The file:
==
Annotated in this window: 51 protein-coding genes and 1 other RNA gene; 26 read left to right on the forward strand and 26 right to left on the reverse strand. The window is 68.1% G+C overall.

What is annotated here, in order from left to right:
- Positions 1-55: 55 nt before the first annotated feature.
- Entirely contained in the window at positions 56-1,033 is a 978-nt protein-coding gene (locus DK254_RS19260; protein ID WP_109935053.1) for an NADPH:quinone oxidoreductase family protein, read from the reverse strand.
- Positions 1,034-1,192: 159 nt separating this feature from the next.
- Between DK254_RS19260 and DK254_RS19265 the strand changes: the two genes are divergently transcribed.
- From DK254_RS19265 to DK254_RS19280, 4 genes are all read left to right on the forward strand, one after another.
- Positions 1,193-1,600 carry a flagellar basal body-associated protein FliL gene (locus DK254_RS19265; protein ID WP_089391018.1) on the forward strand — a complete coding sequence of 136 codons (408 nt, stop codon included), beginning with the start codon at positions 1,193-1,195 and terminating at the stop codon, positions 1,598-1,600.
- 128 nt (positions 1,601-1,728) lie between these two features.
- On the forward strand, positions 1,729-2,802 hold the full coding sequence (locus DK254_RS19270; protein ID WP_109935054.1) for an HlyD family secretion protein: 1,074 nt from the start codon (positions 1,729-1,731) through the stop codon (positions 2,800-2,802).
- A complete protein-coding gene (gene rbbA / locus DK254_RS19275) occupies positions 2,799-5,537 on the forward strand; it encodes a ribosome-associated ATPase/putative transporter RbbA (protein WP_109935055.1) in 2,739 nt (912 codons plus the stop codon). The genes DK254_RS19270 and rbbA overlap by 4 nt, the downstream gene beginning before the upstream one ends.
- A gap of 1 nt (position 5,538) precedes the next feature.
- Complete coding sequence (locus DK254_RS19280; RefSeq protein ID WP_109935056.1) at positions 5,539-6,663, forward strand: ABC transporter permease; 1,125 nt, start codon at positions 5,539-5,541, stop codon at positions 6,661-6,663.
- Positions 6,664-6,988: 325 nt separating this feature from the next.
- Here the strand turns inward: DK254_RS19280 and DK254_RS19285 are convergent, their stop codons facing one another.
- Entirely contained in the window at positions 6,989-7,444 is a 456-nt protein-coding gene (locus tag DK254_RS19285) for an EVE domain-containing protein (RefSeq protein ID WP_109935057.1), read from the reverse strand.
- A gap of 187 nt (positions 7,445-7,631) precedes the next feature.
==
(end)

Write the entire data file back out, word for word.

Annotated in this window: 51 protein-coding genes and 1 other RNA gene; 26 read left to right on the forward strand and 26 right to left on the reverse strand. The window is 68.1% G+C overall.

What is annotated here, in order from left to right:
- Positions 1-55: 55 nt before the first annotated feature.
- Entirely contained in the window at positions 56-1,033 is a 978-nt protein-coding gene (locus DK254_RS19260; protein ID WP_109935053.1) for an NADPH:quinone oxidoreductase family protein, read from the reverse strand.
- Positions 1,034-1,192: 159 nt separating this feature from the next.
- Between DK254_RS19260 and DK254_RS19265 the strand changes: the two genes are divergently transcribed.
- From DK254_RS19265 to DK254_RS19280, 4 genes are all read left to right on the forward strand, one after another.
- Positions 1,193-1,600 carry a flagellar basal body-associated protein FliL gene (locus DK254_RS19265; protein ID WP_089391018.1) on the forward strand — a complete coding sequence of 136 codons (408 nt, stop codon included), beginning with the start codon at positions 1,193-1,195 and terminating at the stop codon, positions 1,598-1,600.
- 128 nt (positions 1,601-1,728) lie between these two features.
- On the forward strand, positions 1,729-2,802 hold the full coding sequence (locus DK254_RS19270; protein ID WP_109935054.1) for an HlyD family secretion protein: 1,074 nt from the start codon (positions 1,729-1,731) through the stop codon (positions 2,800-2,802).
- A complete protein-coding gene (gene rbbA / locus DK254_RS19275) occupies positions 2,799-5,537 on the forward strand; it encodes a ribosome-associated ATPase/putative transporter RbbA (protein WP_109935055.1) in 2,739 nt (912 codons plus the stop codon). The genes DK254_RS19270 and rbbA overlap by 4 nt, the downstream gene beginning before the upstream one ends.
- A gap of 1 nt (position 5,538) precedes the next feature.
- Complete coding sequence (locus DK254_RS19280; RefSeq protein ID WP_109935056.1) at positions 5,539-6,663, forward strand: ABC transporter permease; 1,125 nt, start codon at positions 5,539-5,541, stop codon at positions 6,661-6,663.
- Positions 6,664-6,988: 325 nt separating this feature from the next.
- Here the strand turns inward: DK254_RS19280 and DK254_RS19285 are convergent, their stop codons facing one another.
- Entirely contained in the window at positions 6,989-7,444 is a 456-nt protein-coding gene (locus tag DK254_RS19285) for an EVE domain-containing protein (RefSeq protein ID WP_109935057.1), read from the reverse strand.
- A gap of 187 nt (positions 7,445-7,631) precedes the next feature.